1839: Sir Edward Thomason improves the gun lock by making the cock detachable by the thumb and finger as well as making improvements to prevent misfires.

George Elkington and Henry Elkington founded the English electroplating industry in the early 1800s. In 1840, they aided John Wright, who discovered that potassium cyanide was a suitable electrolyte for gold and silver electroplating.

Carl Wilhelm Siemens had several meetings with George Elkington, and made speeches on 'Science and Industry,' to the Birmingham and Midland Institute, he later set up a works in Birmingham and carried out experiments on metals and telegraphy.

Richard Bissell Prosser wrote 58 lives for the Dictionary of National Biography, and supplied much material for the New English Dictionary. Prosser also wrote Birmingham Inventors and Inventions, 1881 and was a pioneer of the study of technical history, his published biographies and manuscript records are an incomparable source for present-day researchers. He was heavily involved with the introduction of the Patent Law Amendment Act of 1852, and his 700-volume library, combined with that of Bennet Woodcroft formed the basis of the Patent Office Library.

Birmingham glassworks were among the early mass-producers of uranium glass. Manufacturers included Bacchus, Green & Green (later George Bacchus & Sons), Union Glassworks, in the 1840s, and Lloyd & Summerfield in the 1850s who were the first to use uranium in glass commercially.

1849: William Tranter takes out the first of many patents for his improvements in manufacture of the firearm.

1851: John Nettlefold, screw manufacturer, attends the Paris exhibition. He later buys exclusive rights to use Thomas Sloan’s machine for making screws which is in the show. With adaptation of the machine for their Birmingham premises and inspiration of Birmingham mass production methods, Nettlefold & Chamberlain become Britain’s leading screw-making firm.

1859: The first ever game of lawn tennis is played in Edgbaston, international tennis is still played at Edgbaston's Priory Club.

The first celluloid as a bulk material for forming objects was made in 1856 by Alexander Parkes. Many years later, and with the recognition of celluloid as a format for making photographic film, an American court declared Parkes as the true inventor of celluloid.

1862: the thermoplastic Parkesine was showcased at the Great International Exhibition in London. Invented by Alexander Parkes, this celluloid is credited by the London Science Museum to be "generally accepted as the first plastic". (This presumably refers to synthetic plastic formed into objects: it is predated by the 1848 collodion, a nitrocellulose-based solution that dried to a celluloid-like film but was useless for industrial purposes, as well as several natural plastics).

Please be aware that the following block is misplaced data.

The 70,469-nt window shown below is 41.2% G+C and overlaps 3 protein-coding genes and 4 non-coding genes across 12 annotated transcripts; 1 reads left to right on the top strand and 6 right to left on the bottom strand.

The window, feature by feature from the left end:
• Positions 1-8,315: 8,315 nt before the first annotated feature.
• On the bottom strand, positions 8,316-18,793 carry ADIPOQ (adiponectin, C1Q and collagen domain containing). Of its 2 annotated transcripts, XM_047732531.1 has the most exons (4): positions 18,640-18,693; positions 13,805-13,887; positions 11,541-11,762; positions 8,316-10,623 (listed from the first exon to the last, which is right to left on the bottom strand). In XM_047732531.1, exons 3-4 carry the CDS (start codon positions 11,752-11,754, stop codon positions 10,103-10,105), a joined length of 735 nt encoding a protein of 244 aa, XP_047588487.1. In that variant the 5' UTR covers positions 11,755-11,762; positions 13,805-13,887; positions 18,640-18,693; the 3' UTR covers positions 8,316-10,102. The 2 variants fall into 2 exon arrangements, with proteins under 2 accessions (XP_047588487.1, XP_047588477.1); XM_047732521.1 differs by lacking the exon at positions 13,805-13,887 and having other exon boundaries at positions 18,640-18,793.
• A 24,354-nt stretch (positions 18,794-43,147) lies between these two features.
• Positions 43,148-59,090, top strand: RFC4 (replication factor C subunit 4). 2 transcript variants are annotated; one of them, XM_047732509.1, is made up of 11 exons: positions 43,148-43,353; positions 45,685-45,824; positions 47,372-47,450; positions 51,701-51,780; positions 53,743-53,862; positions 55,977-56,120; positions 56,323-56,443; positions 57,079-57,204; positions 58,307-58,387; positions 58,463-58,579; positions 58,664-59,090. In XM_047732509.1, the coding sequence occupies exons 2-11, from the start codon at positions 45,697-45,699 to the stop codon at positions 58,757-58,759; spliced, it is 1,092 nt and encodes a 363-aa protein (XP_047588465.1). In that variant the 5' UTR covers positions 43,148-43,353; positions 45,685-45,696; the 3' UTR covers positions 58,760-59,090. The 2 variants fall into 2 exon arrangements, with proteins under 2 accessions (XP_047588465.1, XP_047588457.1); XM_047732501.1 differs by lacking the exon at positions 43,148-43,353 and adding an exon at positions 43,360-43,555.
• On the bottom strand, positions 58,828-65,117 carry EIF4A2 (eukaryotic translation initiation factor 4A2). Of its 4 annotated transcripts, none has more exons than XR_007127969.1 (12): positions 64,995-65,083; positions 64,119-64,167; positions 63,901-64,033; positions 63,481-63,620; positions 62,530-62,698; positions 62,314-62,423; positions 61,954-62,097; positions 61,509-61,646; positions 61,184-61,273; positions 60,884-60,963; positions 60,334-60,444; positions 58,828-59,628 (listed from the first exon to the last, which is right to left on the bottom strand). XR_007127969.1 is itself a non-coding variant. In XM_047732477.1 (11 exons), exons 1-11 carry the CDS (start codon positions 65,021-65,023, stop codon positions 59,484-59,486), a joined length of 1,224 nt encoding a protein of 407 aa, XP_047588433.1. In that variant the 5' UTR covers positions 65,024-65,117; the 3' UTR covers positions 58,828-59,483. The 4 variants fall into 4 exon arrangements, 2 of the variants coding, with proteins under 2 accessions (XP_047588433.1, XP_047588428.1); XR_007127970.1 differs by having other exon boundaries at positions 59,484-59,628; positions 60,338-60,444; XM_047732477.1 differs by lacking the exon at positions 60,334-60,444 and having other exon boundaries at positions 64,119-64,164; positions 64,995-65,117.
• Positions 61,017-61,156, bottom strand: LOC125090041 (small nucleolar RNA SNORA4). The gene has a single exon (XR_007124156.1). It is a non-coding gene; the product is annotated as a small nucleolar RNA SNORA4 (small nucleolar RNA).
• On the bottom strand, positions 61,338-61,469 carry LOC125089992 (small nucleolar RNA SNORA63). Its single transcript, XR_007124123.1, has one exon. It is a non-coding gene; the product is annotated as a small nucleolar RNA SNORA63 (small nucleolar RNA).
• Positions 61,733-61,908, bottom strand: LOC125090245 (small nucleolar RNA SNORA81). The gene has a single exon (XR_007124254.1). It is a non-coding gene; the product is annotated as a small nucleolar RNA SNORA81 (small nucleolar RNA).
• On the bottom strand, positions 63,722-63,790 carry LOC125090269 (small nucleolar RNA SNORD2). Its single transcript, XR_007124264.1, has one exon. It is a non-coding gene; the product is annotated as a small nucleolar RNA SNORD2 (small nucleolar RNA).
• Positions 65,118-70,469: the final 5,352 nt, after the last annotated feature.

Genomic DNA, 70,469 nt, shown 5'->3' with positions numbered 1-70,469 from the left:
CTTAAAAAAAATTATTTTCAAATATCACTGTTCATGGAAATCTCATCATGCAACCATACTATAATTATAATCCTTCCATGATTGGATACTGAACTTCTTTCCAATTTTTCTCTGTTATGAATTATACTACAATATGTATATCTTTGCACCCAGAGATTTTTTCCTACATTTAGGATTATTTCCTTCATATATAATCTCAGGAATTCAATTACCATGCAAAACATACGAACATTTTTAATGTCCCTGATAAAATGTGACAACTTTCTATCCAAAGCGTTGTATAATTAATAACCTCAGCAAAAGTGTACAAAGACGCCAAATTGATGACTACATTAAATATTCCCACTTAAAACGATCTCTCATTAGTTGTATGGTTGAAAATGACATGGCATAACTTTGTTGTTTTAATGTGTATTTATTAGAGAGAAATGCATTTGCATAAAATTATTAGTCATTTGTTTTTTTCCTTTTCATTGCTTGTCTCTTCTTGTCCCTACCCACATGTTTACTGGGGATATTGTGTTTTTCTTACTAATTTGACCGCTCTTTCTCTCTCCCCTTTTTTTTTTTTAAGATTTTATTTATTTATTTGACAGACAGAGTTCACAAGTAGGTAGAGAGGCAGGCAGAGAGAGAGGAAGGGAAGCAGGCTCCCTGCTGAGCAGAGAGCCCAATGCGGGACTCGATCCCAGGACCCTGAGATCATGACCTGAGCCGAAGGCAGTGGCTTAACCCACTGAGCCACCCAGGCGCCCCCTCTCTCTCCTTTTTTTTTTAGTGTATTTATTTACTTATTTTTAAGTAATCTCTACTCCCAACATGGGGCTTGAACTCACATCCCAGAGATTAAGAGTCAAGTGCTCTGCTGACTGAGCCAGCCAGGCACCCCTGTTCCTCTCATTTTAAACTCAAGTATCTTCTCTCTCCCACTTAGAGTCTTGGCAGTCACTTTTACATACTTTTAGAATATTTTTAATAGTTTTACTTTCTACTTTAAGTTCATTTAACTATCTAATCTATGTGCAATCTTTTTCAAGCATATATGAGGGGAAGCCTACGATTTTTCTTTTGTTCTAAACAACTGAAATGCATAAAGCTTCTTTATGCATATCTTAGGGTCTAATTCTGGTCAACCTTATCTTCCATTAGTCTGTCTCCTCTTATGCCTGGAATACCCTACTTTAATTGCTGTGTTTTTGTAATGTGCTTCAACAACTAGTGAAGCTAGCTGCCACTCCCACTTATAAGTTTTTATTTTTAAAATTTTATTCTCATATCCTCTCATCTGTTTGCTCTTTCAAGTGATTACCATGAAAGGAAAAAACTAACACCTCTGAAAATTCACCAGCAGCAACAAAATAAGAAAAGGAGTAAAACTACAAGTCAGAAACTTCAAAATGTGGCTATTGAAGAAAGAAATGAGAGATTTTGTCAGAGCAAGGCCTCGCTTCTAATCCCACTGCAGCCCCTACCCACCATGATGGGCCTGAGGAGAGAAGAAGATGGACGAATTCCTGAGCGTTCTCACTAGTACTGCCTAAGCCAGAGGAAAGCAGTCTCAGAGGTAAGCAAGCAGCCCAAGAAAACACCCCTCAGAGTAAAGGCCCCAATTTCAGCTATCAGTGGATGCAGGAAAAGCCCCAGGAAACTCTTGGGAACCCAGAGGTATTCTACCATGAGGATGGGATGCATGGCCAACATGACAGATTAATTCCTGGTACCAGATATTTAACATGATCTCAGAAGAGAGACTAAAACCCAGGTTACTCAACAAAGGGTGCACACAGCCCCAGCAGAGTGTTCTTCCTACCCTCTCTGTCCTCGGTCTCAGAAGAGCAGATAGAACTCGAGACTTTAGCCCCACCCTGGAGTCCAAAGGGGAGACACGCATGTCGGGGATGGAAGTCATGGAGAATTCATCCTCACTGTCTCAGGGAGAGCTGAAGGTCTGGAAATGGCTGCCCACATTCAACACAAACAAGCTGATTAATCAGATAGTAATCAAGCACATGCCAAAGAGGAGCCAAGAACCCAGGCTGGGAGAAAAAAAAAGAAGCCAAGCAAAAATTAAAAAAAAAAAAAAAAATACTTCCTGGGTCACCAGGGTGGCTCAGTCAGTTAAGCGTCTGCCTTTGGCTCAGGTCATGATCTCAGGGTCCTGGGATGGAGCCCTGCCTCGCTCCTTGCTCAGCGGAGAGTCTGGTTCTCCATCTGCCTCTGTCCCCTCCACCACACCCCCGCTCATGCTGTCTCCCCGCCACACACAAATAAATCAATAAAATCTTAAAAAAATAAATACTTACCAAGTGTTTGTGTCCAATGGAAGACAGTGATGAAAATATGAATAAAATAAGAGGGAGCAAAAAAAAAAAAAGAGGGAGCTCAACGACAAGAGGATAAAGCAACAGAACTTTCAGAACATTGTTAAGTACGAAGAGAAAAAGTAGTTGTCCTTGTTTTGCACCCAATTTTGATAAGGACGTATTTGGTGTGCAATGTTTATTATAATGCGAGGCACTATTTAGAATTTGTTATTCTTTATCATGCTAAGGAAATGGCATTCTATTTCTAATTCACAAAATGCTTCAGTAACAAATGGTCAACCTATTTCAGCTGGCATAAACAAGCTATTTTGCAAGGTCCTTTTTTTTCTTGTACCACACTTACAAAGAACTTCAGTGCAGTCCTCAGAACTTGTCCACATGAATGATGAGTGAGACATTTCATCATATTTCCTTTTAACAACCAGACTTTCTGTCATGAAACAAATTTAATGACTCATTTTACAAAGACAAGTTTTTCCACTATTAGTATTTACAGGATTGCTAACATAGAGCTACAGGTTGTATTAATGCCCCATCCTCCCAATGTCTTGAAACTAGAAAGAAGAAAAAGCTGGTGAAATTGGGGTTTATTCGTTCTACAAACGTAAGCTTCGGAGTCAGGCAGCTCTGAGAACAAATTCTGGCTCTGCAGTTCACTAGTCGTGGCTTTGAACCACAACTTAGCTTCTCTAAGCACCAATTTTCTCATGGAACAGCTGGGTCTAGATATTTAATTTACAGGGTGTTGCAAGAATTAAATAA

1862: James Moore Clements of Livery Street who had already invented an improved machine for making buttonholes was granted a patent for a new arrangement of 'stitching the hole'.

Birmingham had a great history of wire and cable manufacture, the industry later set various international standards for wire gauge. 1865: The steel wire, some 16,000 miles long, for sheathing the first successful Transatlantic telegraph cable was made by Webster and Horsfall, Birmingham. [] []

1865: Joseph Hinks sets up James Hinks & Son, of 91-96 Great Hampton Street and 66 Hockley Street. He patented improvements to oil lamps, marketing the resultant Duplex Lamp which was later used across the world and became popular for railway workers.

1868: C.H. Gould patents a British stapler although it remains unclear as to how unique this was from U.S. patents of the same age.

1873: William Westley Richards gunmakers takes out its first of many patents relating to the firearm, for which gold medals and royal warrants, were awarded.

1876: William Bown patented a design for the wheels of roller skates which embodied his effort to keep the two bearing surfaces of an axle, fixed and moving, apart. Bown worked closely with Joseph Henry Hughes who drew up the patent for a ball or roller bearing race for bicycle and carriage wheels which includes all the elements of an adjustable system in 1877.

1878: Joseph Hudson (inventor) makes the first whistle ever to be used by a football referee. It is used for the first time at a game held at Nottingham Forest, prior to this referees used handkerchiefs to attract players attention.

1880: Gamgee Tissue is invented by Joseph Sampson Gamgee, a surgical dressing which has a thick layer of absorbent cotton wool between two layers of absorbent gauze. It represents the first use of cotton wool in a medical context, and was a major advancement in the prevention of infection of surgical wounds. It is still the basis for many modern surgical dressings.

1883: surgeon and gynaecologist, Lawson Tait (pioneer of several surgical procedures), carried out the world's first successful operation on a ruptured ectopic pregnancy.

1883: Joseph Hudson (inventor) invents and manufactures the first police whistle for the Metropolitan police force, prior to this police had to use hand rattles, whistles were only used as musical instruments or toys. His whistle is still used by the force and many others today.

1884: Joseph Hudson invents the world's most successful whistle to date, the 'Acme Thunderer' (the first ever pea whistle). The whistle has been used as an alarm or attention instrument by all manor of industries, sports and revellers. It continues to sell in great quantities throughout the world.